By: Oberst Von Berauscht (Two Beers) –
Simple Mind is a short film submitted to us for review. Since it’s only 7 and a half minutes long, instead of the inevitably dry plot synopsis, I recommend you give it a watch:
It takes more than just a camera, a long weekend, and a couple of friends to make a movie. With that said, a film can be made under exactly those conditions. This paradox is resolved simply by how the camera, friends, and the time is used.
Writer/Director Phil Newsom and Editor/Cameraman Paul Nameck certainly didn’t have much in the way of resources, but they had a story to tell and a clear vision of how to tell it. Each shot is deliberately paced to heighten dramatic tension, and you can tell that a lot of care came into camera placement and focus. The art of filmmaking is in creating images which tell a story, and they accomplished that.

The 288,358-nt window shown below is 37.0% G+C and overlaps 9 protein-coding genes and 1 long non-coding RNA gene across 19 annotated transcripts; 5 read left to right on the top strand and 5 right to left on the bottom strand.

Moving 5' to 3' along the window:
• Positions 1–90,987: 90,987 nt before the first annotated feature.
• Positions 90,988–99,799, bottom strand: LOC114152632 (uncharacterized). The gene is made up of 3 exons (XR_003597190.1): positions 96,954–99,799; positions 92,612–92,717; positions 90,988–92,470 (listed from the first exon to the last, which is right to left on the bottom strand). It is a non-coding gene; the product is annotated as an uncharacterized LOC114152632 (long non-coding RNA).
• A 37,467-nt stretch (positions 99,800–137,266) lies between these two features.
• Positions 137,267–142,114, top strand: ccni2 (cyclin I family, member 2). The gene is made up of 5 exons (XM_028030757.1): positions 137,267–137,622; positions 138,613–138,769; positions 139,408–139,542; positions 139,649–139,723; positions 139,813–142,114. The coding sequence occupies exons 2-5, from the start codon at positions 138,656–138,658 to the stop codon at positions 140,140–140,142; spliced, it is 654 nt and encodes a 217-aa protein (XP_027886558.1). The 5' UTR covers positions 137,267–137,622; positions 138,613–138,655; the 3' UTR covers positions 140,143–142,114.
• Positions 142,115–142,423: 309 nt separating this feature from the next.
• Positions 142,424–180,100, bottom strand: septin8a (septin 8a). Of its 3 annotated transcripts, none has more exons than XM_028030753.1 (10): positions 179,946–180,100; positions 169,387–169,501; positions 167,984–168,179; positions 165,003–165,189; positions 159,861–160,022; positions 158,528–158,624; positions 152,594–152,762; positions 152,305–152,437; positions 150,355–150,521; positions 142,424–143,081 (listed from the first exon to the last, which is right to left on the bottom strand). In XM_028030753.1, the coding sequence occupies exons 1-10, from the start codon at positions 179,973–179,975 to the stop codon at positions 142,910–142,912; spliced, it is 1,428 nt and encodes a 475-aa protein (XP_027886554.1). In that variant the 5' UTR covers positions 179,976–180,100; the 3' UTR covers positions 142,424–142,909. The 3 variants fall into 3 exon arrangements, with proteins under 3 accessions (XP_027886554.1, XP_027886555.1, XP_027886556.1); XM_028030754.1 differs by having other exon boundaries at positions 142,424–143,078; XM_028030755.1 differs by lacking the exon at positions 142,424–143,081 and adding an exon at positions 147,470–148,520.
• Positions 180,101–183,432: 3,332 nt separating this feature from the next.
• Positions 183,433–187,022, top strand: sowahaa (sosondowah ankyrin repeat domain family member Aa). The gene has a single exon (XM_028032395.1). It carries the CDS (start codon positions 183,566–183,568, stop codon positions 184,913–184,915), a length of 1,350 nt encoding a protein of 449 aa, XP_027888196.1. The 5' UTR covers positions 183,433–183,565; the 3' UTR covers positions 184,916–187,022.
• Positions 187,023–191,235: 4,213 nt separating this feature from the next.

Without any words, this image says a) that the narrator is socially awkward. b) that he’s interested in the girl. c) that he loves those slippers.
While the lighting can appear washed out, this was clearly more of a technology problem than one of the filmmaker’s choosing. (Digital cameras still have a long way to go in figuring out how the sun works) The audio is also spotty at times, but that is nothing a boom microphone wouldn’t fix next time around. These are quibbles which factor little when the other filmmaking aspects are used so well.
Actor Timothy J. Cox should particularly be commended, as he manages to create a wonderfully demented character in a third of the screen time as the credit reel for Marvel’s the Avengers.
15 minutes of technical credits = 15 seconds of footage from the craft service table
Mr. Cox depicts the various sides to his character flawlessly, evoking deviousness and cruelty which gives way to pity and profound sadness. There were moments in the film where his character reminded me of Robin William’s desperate store clerk in One Hour Photo, where you could detect traces of humanity, twisted by the madness of being alone. I am looking forward to hearing about other projects from this filmmaking team.
A solid little short film, with impressive acting and dynamic camerawork.
Take a Drink: for every shot of the slippers
Do a Shot: for the epic (if inevitable) plot twist